Description - Spatial Cognition, Spatial Perception by Francine L. Dolins
How does knowledge of the body in space relate to an understanding of space itself? Spatial cognition is discussed from two closely related perspectives: the internal mapping of external stimuli (e.g., landmarks and sensory perception of environmental information) and the internal mapping of internally perceived stimuli (e.g., kinesthetic and visual imagery), and their subsequent effects on behaviour. Clarification of what spatial information is present in most perceptual processes and how this is used cognitively in relation to the self in space is then established. Major points and controversies of the various models are discussed, along with evolutionary perspectives of spatial perception and object recognition and comparisons between human and non-human spatial cognitive abilities and behaviours. Written for postgraduate students and researchers, the authors present theoretical and experimental accounts at multiple levels of analysis - perceptual, behavioural and cognitive - providing a thorough review of the mechanisms of spatial cognition.
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(228mm x 152mm x 33mm)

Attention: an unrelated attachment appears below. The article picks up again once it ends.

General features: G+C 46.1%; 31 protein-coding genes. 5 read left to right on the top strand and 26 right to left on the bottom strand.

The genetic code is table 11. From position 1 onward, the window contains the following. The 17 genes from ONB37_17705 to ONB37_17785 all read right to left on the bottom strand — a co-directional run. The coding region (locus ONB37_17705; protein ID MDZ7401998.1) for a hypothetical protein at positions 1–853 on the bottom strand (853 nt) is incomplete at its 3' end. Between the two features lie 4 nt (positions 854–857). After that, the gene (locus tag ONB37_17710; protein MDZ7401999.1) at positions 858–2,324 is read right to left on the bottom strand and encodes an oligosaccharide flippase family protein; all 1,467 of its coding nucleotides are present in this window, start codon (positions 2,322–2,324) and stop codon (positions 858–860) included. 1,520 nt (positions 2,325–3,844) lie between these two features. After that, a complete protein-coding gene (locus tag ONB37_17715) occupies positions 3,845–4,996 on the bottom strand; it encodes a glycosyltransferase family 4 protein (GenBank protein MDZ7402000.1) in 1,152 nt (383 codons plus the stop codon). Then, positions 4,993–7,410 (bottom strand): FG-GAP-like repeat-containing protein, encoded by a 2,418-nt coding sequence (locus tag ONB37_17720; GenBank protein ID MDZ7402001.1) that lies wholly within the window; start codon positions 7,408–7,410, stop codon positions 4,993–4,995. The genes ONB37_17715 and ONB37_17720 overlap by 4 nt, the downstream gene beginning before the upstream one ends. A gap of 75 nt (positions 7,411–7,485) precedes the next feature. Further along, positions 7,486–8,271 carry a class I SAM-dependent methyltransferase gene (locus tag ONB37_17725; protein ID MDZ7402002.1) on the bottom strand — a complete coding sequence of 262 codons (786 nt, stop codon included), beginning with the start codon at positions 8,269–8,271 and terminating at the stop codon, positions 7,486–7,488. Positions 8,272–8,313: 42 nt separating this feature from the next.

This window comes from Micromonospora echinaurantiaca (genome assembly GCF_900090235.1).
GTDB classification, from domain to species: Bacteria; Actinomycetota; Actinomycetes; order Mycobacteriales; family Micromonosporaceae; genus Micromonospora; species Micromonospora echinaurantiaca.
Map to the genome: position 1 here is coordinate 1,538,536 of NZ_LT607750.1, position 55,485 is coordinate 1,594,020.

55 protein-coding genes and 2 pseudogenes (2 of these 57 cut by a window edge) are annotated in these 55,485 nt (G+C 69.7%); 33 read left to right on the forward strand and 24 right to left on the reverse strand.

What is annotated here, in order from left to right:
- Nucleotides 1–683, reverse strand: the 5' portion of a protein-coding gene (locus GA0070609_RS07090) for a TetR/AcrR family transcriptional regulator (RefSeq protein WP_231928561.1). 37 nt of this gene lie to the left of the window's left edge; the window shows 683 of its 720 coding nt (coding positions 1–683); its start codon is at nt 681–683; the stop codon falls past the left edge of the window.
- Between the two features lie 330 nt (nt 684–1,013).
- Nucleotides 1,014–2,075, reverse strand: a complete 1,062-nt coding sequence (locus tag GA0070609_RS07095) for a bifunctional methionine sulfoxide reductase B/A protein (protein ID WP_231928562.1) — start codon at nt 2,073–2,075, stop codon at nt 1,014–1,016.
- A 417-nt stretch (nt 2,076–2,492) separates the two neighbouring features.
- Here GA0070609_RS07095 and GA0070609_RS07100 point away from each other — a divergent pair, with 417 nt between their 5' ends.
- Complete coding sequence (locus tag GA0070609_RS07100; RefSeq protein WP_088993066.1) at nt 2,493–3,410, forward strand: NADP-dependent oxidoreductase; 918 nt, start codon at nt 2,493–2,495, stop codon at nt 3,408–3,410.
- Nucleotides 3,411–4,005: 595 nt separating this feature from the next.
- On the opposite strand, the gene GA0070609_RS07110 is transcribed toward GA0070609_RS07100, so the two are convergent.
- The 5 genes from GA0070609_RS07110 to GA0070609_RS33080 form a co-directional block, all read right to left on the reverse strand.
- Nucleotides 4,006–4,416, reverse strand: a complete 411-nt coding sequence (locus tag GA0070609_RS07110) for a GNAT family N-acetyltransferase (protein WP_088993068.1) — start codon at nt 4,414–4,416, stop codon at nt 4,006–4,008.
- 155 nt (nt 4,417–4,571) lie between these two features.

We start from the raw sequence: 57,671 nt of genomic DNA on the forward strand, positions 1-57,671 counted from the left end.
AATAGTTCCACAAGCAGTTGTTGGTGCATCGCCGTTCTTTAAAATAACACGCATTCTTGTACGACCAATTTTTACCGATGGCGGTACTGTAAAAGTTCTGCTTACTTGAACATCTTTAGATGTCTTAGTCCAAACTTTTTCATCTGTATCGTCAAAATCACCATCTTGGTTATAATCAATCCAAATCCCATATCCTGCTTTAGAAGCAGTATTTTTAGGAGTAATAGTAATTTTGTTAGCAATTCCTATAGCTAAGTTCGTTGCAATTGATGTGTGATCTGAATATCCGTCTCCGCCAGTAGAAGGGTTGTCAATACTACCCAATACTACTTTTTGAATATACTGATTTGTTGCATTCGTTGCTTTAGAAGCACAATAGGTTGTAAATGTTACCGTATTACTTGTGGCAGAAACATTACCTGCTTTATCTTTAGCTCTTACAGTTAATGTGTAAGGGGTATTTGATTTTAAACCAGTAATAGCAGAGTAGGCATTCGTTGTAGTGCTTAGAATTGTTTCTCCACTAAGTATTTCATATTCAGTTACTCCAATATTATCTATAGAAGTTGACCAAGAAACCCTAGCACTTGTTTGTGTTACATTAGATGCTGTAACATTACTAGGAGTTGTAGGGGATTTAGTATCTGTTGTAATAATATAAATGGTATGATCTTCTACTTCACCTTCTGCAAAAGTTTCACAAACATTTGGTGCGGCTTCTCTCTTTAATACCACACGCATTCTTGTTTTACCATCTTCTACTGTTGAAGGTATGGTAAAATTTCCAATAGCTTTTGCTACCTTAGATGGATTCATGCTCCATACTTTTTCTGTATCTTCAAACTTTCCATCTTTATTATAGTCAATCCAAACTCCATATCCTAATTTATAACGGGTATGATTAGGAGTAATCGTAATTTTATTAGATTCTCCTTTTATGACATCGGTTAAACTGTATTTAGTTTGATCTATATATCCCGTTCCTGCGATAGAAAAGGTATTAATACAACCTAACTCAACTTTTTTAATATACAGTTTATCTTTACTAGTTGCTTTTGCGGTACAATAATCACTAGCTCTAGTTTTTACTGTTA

Cambridge University Press
Publisher: Cambridge University Press
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Author Biography - Francine L. Dolins
Francine L. Dolins is a Comparative Psychologist focusing on the spatial cognitive abilities of non-human and human primates in the field and laboratory, examining use of landmarks in large- and small-scale space and in simple and complex environments. Francine Dolins has related interests and publications in animal welfare, captive environmental enrichment, and conservation education, including an edited volume on societal attitudes to animals, and is currently guest editing a special issue of The American Journal of Primatology on conservation education. Her education was at the University's of Sussex and Stirling in the United Kingdom, and is currently employed at the University of Michigan. Robert W. Mitchell has engaged in laboratory studies of cognition in primates, cetaceans, and canids, including human interactions with these animals, and is currently studying play and other social behavior in Galapagos sea lions. His graduate education was at the University of Hawai'i and Clark University, and he is currently Foundation Professor of Psychology at Eastern Kentucky University. He has edited books on various forms of animal and human cognition, including deception, pretense, self-awareness and anthropomorphism, and is on the boards of editors of the Journal of Comparative Psychology and Society and Animals.